Filing 91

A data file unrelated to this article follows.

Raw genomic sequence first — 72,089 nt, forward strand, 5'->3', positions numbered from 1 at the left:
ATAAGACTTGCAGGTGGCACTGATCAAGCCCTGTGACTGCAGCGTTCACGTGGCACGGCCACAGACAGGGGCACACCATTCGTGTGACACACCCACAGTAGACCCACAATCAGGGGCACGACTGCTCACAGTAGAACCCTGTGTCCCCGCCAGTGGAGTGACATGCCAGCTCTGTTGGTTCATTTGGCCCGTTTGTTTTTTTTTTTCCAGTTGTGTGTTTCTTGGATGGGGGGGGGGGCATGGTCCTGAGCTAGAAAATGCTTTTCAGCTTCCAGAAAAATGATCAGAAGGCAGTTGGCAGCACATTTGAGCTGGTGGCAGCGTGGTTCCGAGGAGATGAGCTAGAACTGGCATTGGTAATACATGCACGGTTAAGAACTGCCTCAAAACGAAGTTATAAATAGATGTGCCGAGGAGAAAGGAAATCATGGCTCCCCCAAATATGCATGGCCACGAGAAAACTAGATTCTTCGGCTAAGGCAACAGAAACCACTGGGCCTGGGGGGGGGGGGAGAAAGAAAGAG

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CARRINGTON et al v. DUKE UNIVERSITY et al Doc. 91 IN THE UNITED STATES DISTRICT COURT FOR THE MIDDLE DISTRICT OF NORTH CAROLINA No. 1:08-cv-119 ______________________________________ ) EDWARD CARRINGTON, et al., ) ) Plaintiffs, ) v. ) ) DUKE UNIVERSITY, et al., ) ) Defendants. ) ______________________________________ ) PLAINTIFFS' OPPOSITION TO DEFENDANT J. WESLEY COVINGTON'S MOTION TO DISMISS PURSUANT TO RULE 12(b)(6) I. NATURE OF PROCEEDINGS We state the nature of the proceedings elsewhere. Plaintiffs Opposition to City of Durham's Motion to Dismiss ("Pls.' Durham Opp.") Part I. This brief addresses the motion to dismiss under Rule 12(b)(6) of J. Wesley Covington. II. STATEMENT OF FACTS Defendant Covington sets the theme for his motion to dismiss by taking issue with the facts alleged in the Complaint. Covington objects to being included in this lawsuit because of what he characterizes as the "insignificant nature of Wes Covington" amidst "a large array of people, covering a period of 13 months," compared to the "improper conduct of Wes Covington [which] took place over, at most, only seven days." Brief in Support of Defendant Covington's Motion to Dismiss ("Covington Br.") 3. But this is a motion to dismiss under Rule 12(b)(6)1--we are a long way from a jury apportioning damages liability among multiple tortfeasors. Defendant Covington also strives to distinguish himself from other Defendants by asserting that he is the only one of the 18 "Duke Defendants" who "is not tied to, employed by, or is an agent of, Duke University." Covington Br. 4 (emphasis added). Covington implores the Court that "this context should not be forgotten." Id. But Covington's "context" is false--more important, it impermissibly disputes in a Rule 12(b)(6) motion the facts alleged by Plaintiffs. The Complaint alleges that Covington was closely associated with, and working for, Duke. Duke Dean Wasiolek, who brought him into the case, "had a close relationship with Covington, and Covington had often been engaged by Duke to handle potentially embarrassing or controversial legal problems." Carrington Complaint ("Compl.") 169. Covington told the lacrosse players and their parents, "I'm advising Duke." Id. 201; see also id. 552-54, 561-62. He explained to them, "I do this all the time for Duke." Id. 175. "Referring to his close relationship with Dean Wasiolek, Covington assured the co-captains that he had dealt with similar matters in the past and that he would make the problem `go away.' " Id. 171. At the same time, the Complaint alleges that Covington was "engaged in covert Actually, insofar as Covington has filed an answer with his motion, he appears to be making a motion for judgment on the pleadings. In any event, the standard of review is the same. 2 1 discussions both with Duke officials and with Gottlieb [and] Himan" and worked to implement the strategy, that he had formulated with Duke and the Durham police, to have the entire lacrosse team surrender DNA samples and be interrogated (without counsel) by the police. Id. 178, 196-98. Thus, just "[a]s Dean Wasiolek had done, Covington held himself out as an advisor to the players, dissuading them from retaining other counsel, while secretly acting on behalf of Duke and its administrators." Id. 173. The allegations about his duplicitous role that Covington impermissibly disputes are important to this case, particularly in light of his prior disciplinary problems. See id. 170. Covington is, of course, free to contest this and all other allegations at trial, but these are jury questions that cannot be resolved on a motion to dismiss. III. QUESTIONS PRESENTED 1. Whether Plaintiffs have stated a claim for constructive fraud (Count 11). 2. Whether Plaintiffs have stated a claim for breach of the duty of care in a voluntary undertaking (Count 12). 3. Whether Plaintiffs have stated a claim under 42 U.S.C. 1983 (Count 22). 4. Whether Plaintiffs have stated a claim for obstruction of justice (Count 23). IV. STANDARD OF REVIEW Defendant Covington contends that the standard of review was recently modified in Bell Atlantic Corp. v. Twombly, 127 S. Ct. 1955 (2007). Cov. Br. 12-14. He is mistaken. We answer Covington's Twombly argument and present the correct the standard of review elsewhere. See Pls.' Durham Opp. Part IV. 3 V. ARGUMENT Defendant Covington advances a variety of challenges to Plaintiffs' claims. As explained below, none of Defendant's arguments has merit.2 A. Count 11 Adequately Pleads a Relationship of Trust and Confidence and Therefore a Claim for Constructive Fraud Defendant Covington argues that the Complaint insufficiently alleges facts and circumstances creating a relationship of trust and confidence, which is an element of a claim for constructive fraud, between Plaintiffs and him. Covington Br. 14. He objects that the Complaint inconsistently attributes such a relationship to him because other allegations "indicate that Covington was not acting as the plaintiffs' lawyer." Id. at 15. Defendant misstates both the Complaint and the law. There is nothing inconsistent in alleging a relationship of trust and confidence while also alleging that an attorney denied having an attorney-client relationship with the plaintiff. "Confidential relationship" is a very "broad term" that encompasses "any relation that may exist between two or more persons with respect to the rights of persons or the property of either." Terry v. Terry, 273 S.E.2d 674, 677-78 (N.C. 1981) (citation and quotation marks omitted). The North Carolina courts reversed dismissal of a constructive fraud claim against a lawyer in Booher v. Frue ("Booher I"), where the We incorporate into this opposition all oppositions filed today by Plaintiffs against the motions to dismiss of the Duke University Defendants, the Duke SANE Defendants, Defendant City of Durham, the Durham Supervisor Defendants, Defendant Gottlieb, Defendant Himan, Defendant Wilson, Defendant Addison, and Defendant Covington. Cross references to specific sections of Plaintiffs' other oppositions are provided throughout this brief 4 2 "plaintiffs stated in their complaint that they never retained [lawyer-defendant] Payne to represent them in any capacity" and further alleged "that they assumed he worked for" another defendant, Frue. 358 S.E.2d 127, 128-29 (N.C. Ct. App. 1987), aff'd, 364 S.E.2d 141 (N.C. 1988). The North Carolina Court of Appeals held that a confidential relationship could exist nonetheless. Id. Later, in Booher II, the Court of Appeals reversed an award of summary judgment to the defendant attorney and remanded for jury trial on the existence of a confidential relationship, despite the fact that "the plaintiffs' depositions reveal[ed] a total disavowal of any confidential or fiduciary relationship between plaintiffs and Payne." Booher v. Frue, 392 S.E.2d 105, 106 (N.C. Ct. App. 1990), review denied, 402 S.E.2d 410 (N.C. 1991). The North Carolina Supreme Court explained (in a case relied upon by Covington) that it is, "indeed, a part of equity doctrine not to define [constructive fraud] ... lest the craft of men should find a way of committing fraud which might escape such a rule or definition." Terry, 273 S.E.2d at 677 (citation and quotation marks omitted). The "inferences legitimately deducible from all the surrounding circumstances" can furnish "ample ground" for ruling that there was a relationship of trust, "often in the teeth of positive testimony to the contrary." Id. Even state bar discipline can be imposed on an attorney, under the heightened burden of "clear, cogent and convincing" evidence, despite an attorney's protests that the complainant was not his client. In North Carolina State Bar v. Sheffield an attorney was suspended for three years for failing to take care of a civil action after an attorney-client 5 relationship was held to have been created. 326 S.E.2d 320, 322-23, 325 (N.C. 1985). The lawyer testified that he had told the complainant "at least twice he would not represent him, and sent him two letters to the same effect," but the court nonetheless found "ample evidence to support . . . that defendant accepted employment." Id. at 325. The "relation of attorney and client may be implied from the conduct of the parties, and is not dependent on the payment of a fee, nor upon execution of a formal contract." Id. The "dispositive question" is "whether defendant's conduct was such that an attorneyclient relationship could reasonably be inferred." Id. The Complaint in the present case alleges that other Duke Defendants directed the lacrosse players to Wes Covington, touting him as "a wonderful lawyer" who had "a lot of experience with this kind of situation." Compl. 169. The students consequently "met with Covington to seek his advice and counsel." Id. 171; see also 242 (Wasiolek decided "to bring Covington into the case as the players' legal advisor"); 552 (Defendants "steer[ed plaintiffs] to defendant Wes Covington for confidential advice and guidance, including legal advice"). Covington himself assured the students "that he had dealt with similar matters in the past and that he would make the problem `go away.' " Id. 171. The "rendering of legal advice establishes attorney-client relationship," and can do so even in the face of the attorney's denial of representation. See Sheffield, 326 S.E.2d at 325-26; see also Booher II, 392 S.E.2d at 107 (overruling attorneys' objections and finding "sufficient evidence" of a confidential relationship, "contrary to plaintiffs' depositions," in evidence that defendant attorneys had "traveled to Texas with Booher to 6 help him retain Texas legal counsel and that they had done some work on the case"). Similarly here, Covington repeatedly advised Plaintiffs that they should not tell anyone about the matter and should not retain other counsel. Compl. 171-73. "Covington was careful never to enter into a formal attorney-client relationship with most or all of the players or their parents, while repeatedly advising them and urging them to allow him to work on their behalf, and not to retain other counsel. As Dean Wasiolek had done, Covington held himself out as an advisor to the players, dissuading them from retaining other counsel, while secretly acting on behalf of Duke and its administrators." Id. 173.3 Thus, "Defendant Wes Covington enjoyed a position of trust and confidence with the plaintiffs. This position was created by his holding himself out to them as their lawyer and/or confidential counselor, and was reinforced by Wasiolek's recommendation that Plaintiffs seek his confidential advice and her representation that he was acting on their behalf." Compl. 553. In particular, a lawyer cannot escape responsibility when his communications with the client "bespeak[] a somewhat equivocal intention" to decline or to withdraw from representation. Sheffield, 326 S.E.2d at 326; see also Booher I, 358 S.E.2d at 128-29; See also Compl. 196 (Covington tells parents of lacrosse team members that their sons should "give interviews to Durham police in the absence of counsel. No lawyers would be necessary, Covington stated, because he himself would attend."); 203 (Covington meets with other parents and urges that Plaintiffs submit to police interrogation without counsel); 178 ("Covington later took the lead in encouraging the players and their parents to participate in these uncounseled interrogations" while "engaged in covert discussions both with Duke officials and with Gottlieb"). 7 3 Booher II, 392 S.E.2d. at 106-07. This is precisely what is alleged here: Covington deliberately "left it unclear . . . whom exactly he was representing." Compl. 171; see also id. 173, 175, 201. When Plaintiffs started to reject Covington's advice and to consult other counsel, Covington complained that other lawyers were "trying to take over his position on the case." Id. 215; see also id. 202. When one lacrosse player confronted Covington and asked him "directly, `Are you my lawyer?' Covington refused to answer directly." Id. 215. Under North Carolina law, this is a basis for a claim of constructive fraud. To be sure, Plaintiffs "must prove at trial that a confidential relationship did in fact exist . . . . It is enough at this stage, however, that plaintiffs' complaint imply that such a relationship existed." Booher I, 358 S.E.2d at 129. Covington's next argument is that there cannot be constructive fraud here because there is no allegation that he "sought to benefit himself in some particular way." Covington Br. 15-16. He is wrong. The Complaint, as Covington concedes, alleges that he was "motivated by the desire to serve ... [his] own personal interests," 554, and in other paragraphs (expressly incorporated by 549), the Complaint explains that Covington benefited by advancing and cultivating his special "close relationship" with Duke, 169, 171, as Duke's "fix[er]" for "embarrassing or controversial legal problems," 169, 201. He did " `this all the time for Duke,' " 175; he "had dealt with similar matters in the past" and "would make the problem `go away,' " 171. He was the go-to guy for Duke, the one who had special "contacts within the Durham police," the one who could " `get this swept under the rug,' " 175; see also id. 172. Covington 8 had this special relationship because he was willing to hold "himself out as an advisor to the players, dissuading them from retaining other counsel, while secretly acting on behalf of Duke and its administrators," 173, and while "engag[ing] in covert discussions both with Duke officials and with Gottlieb," 178; see also id. 197, 204. This is why Covington objected when other, independent attorneys became involved in the rape hoax investigation--because they were interfering with his effort to handle the volatile controversy in the manner that Duke, as opposed to Plaintiffs, wanted. Id. 215. In this manner, Covington served his interests in preserving and promoting his existing relationship with Duke at the expense of the hapless, unknowing parties he was advising. See id. 553-54. Indeed, Mr. Covington should be familiar with the perils posed by trying to serve two masters, because he was previously sanctioned by the North Carolina Bar for " `engaging in a conflict of interest, failing to provide his clients with adequate information to make informed decisions, permitting a third party who paid his fee to make decisions regarding the clients' representation and thereby engaging in conduct prejudicial to the administration of justice.' " Compl. 170. B. Count 11 (Constructive Fraud) Adequately Pleads Causation of Injury Covington contests the causality element of the Count 11 fraud claim, asserting (rather remarkably) that it "defies common sense" to suggest that his betrayal of Plaintiffs, his urging them not to retain counsel, and his active collaboration with both Duke and the Durham Police could have caused injury to Plaintiffs. Covington Br. 1617. Prolonging the rape hoax investigation and delaying Plaintiffs' access to genuinely 9 independent legal counsel, see Compl. 175-78, 555, we are told, are "wild allegations of the harm" that "did not, and could not, have flowed from Covington's effort." Covington Br. 16. A complete answer to this argument is--once again--that Defendant does not, at this juncture, get to dispute the facts pleaded in the Complaint, which are sufficient to show causation.4 Covington also contradicts his own argument. He notes that his fraudulent conduct occurred principally before March 23, 2006, which he concedes was a pivotal date "before Nifong took charge of the rape investigation, before the `media frenzy.' " Covington Br. 22. Thus he concedes the significance of the time period when his misconduct was deceiving and delaying Plaintiffs in retaining independent legal counsel: precisely when there was a last best opportunity to derail the Duke rape hoax before it gained explosive momentum with prosecutors and the media. Even a novice attorney comprehends the vital importance of obtaining legal advice as early in a criminal investigation as possible. Covington adds that "many of the lacrosse players" may have Defendant claims that the allegations of harms flowing from his fraud should be dismissed because they "are just not plausible." Covington Br. 17-18 (citing Giarratano v. Johnson, 521 F.3d 298, 302 (4th Cir. 2008)). But Defendant's sole citation is inapposite. The "implausibility" of plaintiff Giarratano's claim was not that he alleged facts that the court deemed itself free to second-guess on a Rule 12(b)(6) motion, but rather that he asserted a legal claim under the Equal Protection Clause that was legally insufficient on its face. See id. at 304 (Plaintiff alleges that " `[t]he exclusion of inmates from the protections of the Freedom of Information Act is not rationally related to any legitimate government interest.' This conclusory assertion is insufficient to overcome the presumption of rationality that applies to the [statute's] prisoner exclusion. Thus, the district court's dismissal of the facial challenge was appropriate."). 10 4 spoken with other counsel by March 22, Covington Br. 17, but even Defendant does not pretend that "many" covers all Plaintiffs, nor does he cite any legal principle holding that there is a defense to fraud where some victims get suspicious sooner rather than later. Finally, Covington contends that no harm attributable to his fraud is adequately pleaded because there are also "many other individuals" who are alleged to have contributed to "the prolonging of the `rape hoax investigation,' with much intervening and superseding conduct." Covington Br. 17.5 But Covington was extremely active at the critical juncture. Compl. 550-56. More important, Defendant's only authority for dismissing the fraud and negligence claims due to supposed intervening causes is Jackson v. Howell's Motor Freight, 485 S.E.2d 895, 899 (N.C. Ct. App. 1997), cited in Covington Br. 20, but that was a summary judgment decision, whereas this is a dismissal motion. When we get to trial, Defendant is free to try to attribute Plaintiffs' injuries to intervening causes, whether police officers or prosecutors or others. But "[f]or now, [the Court is] deciding a case about pleadings and not one about proof of causation." Whiting v. Traylor, 85 F.3d 581, 586 & n. 10 (11th Cir. 1996) (vacating dismissal of claims alleging prosecution without probable cause and remanding for trial); Emergent Capital Inv. Mgmt. v. Stonepath Group, 343 F.3d 189, 197 (2d Cir. 2003) ("the proximate cause element of common law fraud" and questions of "an intervening event" are "a matter of proof at trial and not to be decided on a Rule 12(b)(6) motion to dismiss"); Trollinger v. Defendant elaborates on his intervening-cause arguments in his motion to dismiss Count 12. Covington Br. 18-20. 11 5 Tyson Foods, Inc., 370 F.3d 602, 619 (6th Cir. 2004) ("In the face of these attenuated links in the chain of causation, [defendant] asserts, plaintiffs cannot show proximate cause. [Defendant] may be right--but we cannot say so at this preliminary stage in the proceeding."). Plaintiffs have pleaded all that the law requires for causation. See Dura Pharmaceuticals v. Broudo, 544 U.S. 336, 347, 125 S. Ct. 1627, 1634 (2005) (plaintiff need only "provide a defendant with some indication of the loss and the causal connection the plaintiff has in mind"). C. The Complaint Adequately Pleads Causation for Count 12 (Breach of Duty of Care in Voluntary Undertaking) Defendant Covington offers the same arguments (and authorities) as those he musters against the fraud claim (Count 11)--that is, supposedly conclusory pleading of causation and the supposedly exculpatory causes of intervening actors. Covington Br. 18-20. Both are answered above in Part V.B. D. Covington Was Acting Under Color of State Law Covington concedes that a private citizen such as himself can be liable under 42 U.S.C. 1983 if the Complaint alleges that he is a " `willful participant in joint activity with the State or its agents.' " Mentavlos v. Anderson, 249 F.3d 301, 311 (4th Cir. 2001), cited in Covington Br. 21. But he objects that the pleading of his conspiracy with state actors is unacceptably "general" or "conclusory." To the contrary, the Complaint's allegations of Covington's covert and continuous collaboration with state actors (the Durham and Duke Police forces) to achieve the baseless investigation, searches, and seizures of the Duke lacrosse team is detailed at length. See Compl. 173, 176-78, 19612 97, 201-04, 552-53. "Failure to allege specific meetings, memoranda, and other such communication is not fatal to [a] conspiracy claim because a conspiracy can arise without verbal communication," Sara Lee Corp. v. Kayser-Roth Corp., No. 92CV00460, 1995 U.S. Dist. LEXIS 6554, at *16 (M.D.N.C. Apr. 10, 1995). Yet the Complaint does plead the dates of, and participants in, particular meetings between Covington and his coconspirators. See Compl. 178 (March 20 meeting with Gottlieb, Himan, and other police); 197 (March 21 meetings with Gottlieb and Duke co-conspirators); 204 (Covington's knowledge of or participation in meetings of Gottlieb, Himan, and other Durham police). It further alleges details of the acts of other conspirators. See Pls.' Durham Opp. Part V.A (detailing conspiracy allegations against Durham Defendants). This is more than the law requires to plead conspiracy. See Monsanto Co. v. Spray-Rite Service Corp., 465 U.S. 752, 769 (1984) (even proof, not mere pleading, requires only "evidence that tends to exclude the possibility of independent action by the [alleged conspirators]. That is, there must be direct or circumstantial evidence that reasonably tends to prove that [the alleged conspirators] had a conscious commitment to a common scheme designed to achieve an unlawful objective."). E. Count 22 Adequately Pleads Malicious Investigation in Violation of Section 1983 Covington's arguments relating to Count 22 are fully addressed in Part V.C. of Plaintiffs' Opposition to the Durham Supervisor Defendants' Motion to Dismiss ("Pls.' Supervisor Opp."). 13 F. Count 23 Adequately Pleads Obstruction of Justice Covington appears to accept that the common-law tort of obstruction of justice is exceedingly broad and applies to the conduct alleged in this case. Covington Br. 24. We rebut these arguments elsewhere. See Plaintiffs' Opposition to Defendant City of Durham's Motion to Dismiss ("Pls.' Durham Opp.") Part V.E. Covington does object, however, that the obstruction of justice claim alleged in the Complaint ( 645) simply does not apply to him. But it does: Count 23 is pleaded against all Defendants and that includes the allegations in paragraph 645. More specific allegations against Wesley Covington may be found in paragraphs 171-73, 178, 196-98, 201-04, 215, and 552-55. As explained above, Covington is alleged to have deceived the lacrosse players he purported to advise while covertly colluding with Duke officials and the Durham police to ambush the players with interrogations and DNA searches without alerting their parents and while discouraging them from obtaining counsel. All of this denied them legal assistance at a critical juncture and prolonged and aggravated the rape hoax investigation. Covington protests that his active participation in the conspiracy did not last as long as that of other conspirators, and that some elements of the scheme were not entirely successful--e.g., despite Covington's frauds, some of the lacrosse players managed to get genuine legal representation in time to avert uncounseled police interrogations. But Covington does not, and at this juncture cannot, deny that his participation contributed to the lacrosse players' being vilified and brutalized by Covington's co-conspirators for 14 another year after his active role (may) have ended. Nor does Covington or any of his co-conspirators get a discount because their efforts to obstruct justice did not go as planned. The Fourth Circuit has recognized that the North Carolina reports are full of "decisions finding a legally sufficient claim where the defendant attempted to prevent, obstruct, impede, or hinder justice" but did not succeed in doing so. Reed v. Buckeye Fire Equip., 241 Fed. Appx. 917, 928 (4th Cir. 2007) (per curiam) (citing Burgess v. Busby, 544 S.E.2d 4, 12-13 (N.C. Ct. App. 2001); In re Kivett, 309 S.E.2d 442, 462 (N.C. 1983); State v. Rogers, 315 S.E.2d 492, 512-13 (N.C. Ct. App. 1984); Jackson v. Blue Dolphin Commc'ns of N.C., 226 F. Supp. 2d 785, 794 (W.D.N.C. 2002)). VI. CONCLUSION Defendant Covington concludes by reiterating his plea that he is but a small fry caught in Plaintiffs' dragnet, and that other Defendants are the real predators with whom this case, and this Court, should be concerned. This is not a legal argument admissible on a Rule 12 motion. More important, Mr. J. Wesley Covington, Esq., overlooks the fact that he is alleged not only to have conspired against Plaintiffs, but to have done so while holding himself out to them as their attorney and advisor. These are questions for the jury. Plaintiffs look forward to giving Covington an opportunity to clear his name when he is under oath. For the foregoing reasons, Defendant Covington's motion to dismiss should be denied. 15 Dated: August 28, 2008 THOMAS, FERGUSON & MULLINS, L.L.P. /s/ William J. Thomas William J. Thomas, II (N.C. Bar # 9004) 119 East Main Street Durham, NC 27701 Tel. (919) 682-5648 Email: Respectfully submitted, COOPER & KIRK, PLLC /s/ Charles J. Cooper Charles J. Cooper Brian S. Koukoutchos David H. Thompson Howard C. Nielson, Jr. Nicole Jo Moss (N.C. Bar # 31958) David Lehn* 1523 New Hampshire Avenue, NW Washington, DC 20036 Tel. (202) 220-9600 Email: Email: Email: (* motion for special appearance has been filed) Attorneys for Plaintiffs 16 CERTIFICATE OF SERVICE I hereby certify that on August 28, 2008, I electronically filed the foregoing with the Clerk of the Court using the CM/ECF system which will send notification of such filing to the following counsel: TROUTMAN SANDERS LLP Patricia P. Kerner N.C. State Bar No. 13005 Hannah Gray Styron D. Martin Warf 434 Fayetteville Street, Suite 1900 Raleigh, North Carolina 27601 Phone: (919) 835-4117 Fax: (919) 829-8714 Email: Email: Email: Counsel for Defendants Steven Chalmers, Patrick Baker, Beverly Council, Ronald Hodge, Jeff Lamb, Stephen Mihaich, Michael Ripberger, and Lee Russ FAISON & GILLESPIE Reginald B. Gillespie, Jr. N.C. State Bar No. 10895 5517 Durham Chapel Hill Boulevard Suite 2000 Durham, North Carolina 27727-1729 Phone: (919) 489-9001 Fax: (919) 489-5774 Email: Counsel for Defendants City of Durham, North Carolina and Steven Chalmers STEPTOE & JOHNSON LLP Roger E. Warin* Steptoe & Johnson LLP 1330 Connecticut Avenue, NW Washington, DC 20036 Telephone: (202) 429-3000 Fax: (202) 429-3902 Email: *(Motion for Special Appearance to be filed) Counsel for Defendant City of Durham, North Carolina ELLIS & WINTERS LLP J. Donald Cowan, Jr. N.C. State Bar No. 0968 Dixie T. Wells N.C. State Bar No. 26816 P.O. Box 21927 [27420] 100 N. Greene Street, Suite 102 Greensboro, North Carolina 27401 Phone: (336) 217-4197 Fax: (336) 217-4198 Email: Email: WILMER CUTLER PICKERING HALE AND DORR LLP Jamie Gorelick* D.C. Bar No. 101370 Jennifer M. O'Connor William F. Lee Paul R.Q. Wolfson 1875 Pennsylvania Avenue, NW Washington, DC 20006 Telephone: (202) 663-6500 Facsimile: (202) 663-6363 Email: Email: Email: Email: Counsel for Defendants Duke University, Aaron Graves, Robert Dean, Richard H. Brodhead, Peter Lange, Tallman Trask, III, John Burness, Larry Moneta, Victor J. Dzau, M.D., Allison Halton, Kemel Dawkins, Suzanne Wasiolek, Matthew Drummond, Counsel for Duke University Health Systems, 2 Inc., Theresa Arico, and Tara Levicy (*motion for special appearance filed) YATES, McLAMB &WEYHER, L.L.P Dan Johnson McLamb N.C. State Bar No. 6272 T. Carlton Younger, III Shirley Marring Pruitt POB 2889 Email: Email: Counsel for Duke University Health Systems, Inc., Theresa Arico, and Tara Levicy POYNER & SPRUILL LLP Edwin M. Speas, Jr. N.C. State Bar No. 4112 P.O. Box 10096 Raleigh, North Carolina 27605-0096 Phone: (919) 783-6400 Fax: (919) 783-1075 Email: Counsel for Defendant Mark Gottlieb KENNON, CRAVER, BELO, CRAIG & MCKEE, PLLC Joel M. Craig N.C. State Bar No. 9179 Henry W. Sappenfield P.O. Box 51579 4011 University Drive, Suite 300 Durham, North Carolina 27717-1579 Phone: (919) 490-0500 Fax: (919) 490-0873 Email: Email: Counsel for Defendant Benjamin Himan MAXWELL FREEMAN & BOWMAN, P.A. James B. Maxwell N.C. State Bar No. 2933 P.O. Box 52396 3 Raleigh, North Carolina 27717-2396 Phone: (919) 493-6464 Fax: (919) 493-1218 Email: Counsel for Defendant David Addison PINTO COATES KYRE & BROWN, PLLC Kenneth Kyre Jr. (N.C. Bar # 7848) Paul D. Coates (N.C. Bar # 9753) P.O. Box 4848 Greensboro, NC 27404 Email: Email: Counsel for J. Wesley Covington As of the date of this filing, no attorney has made an appearance on behalf of the following Defendant. Linwood Wilson 6910 Innesbrook Way Bahama, NC 27503-9700 Email: /s/ Nicole Jo Moss 4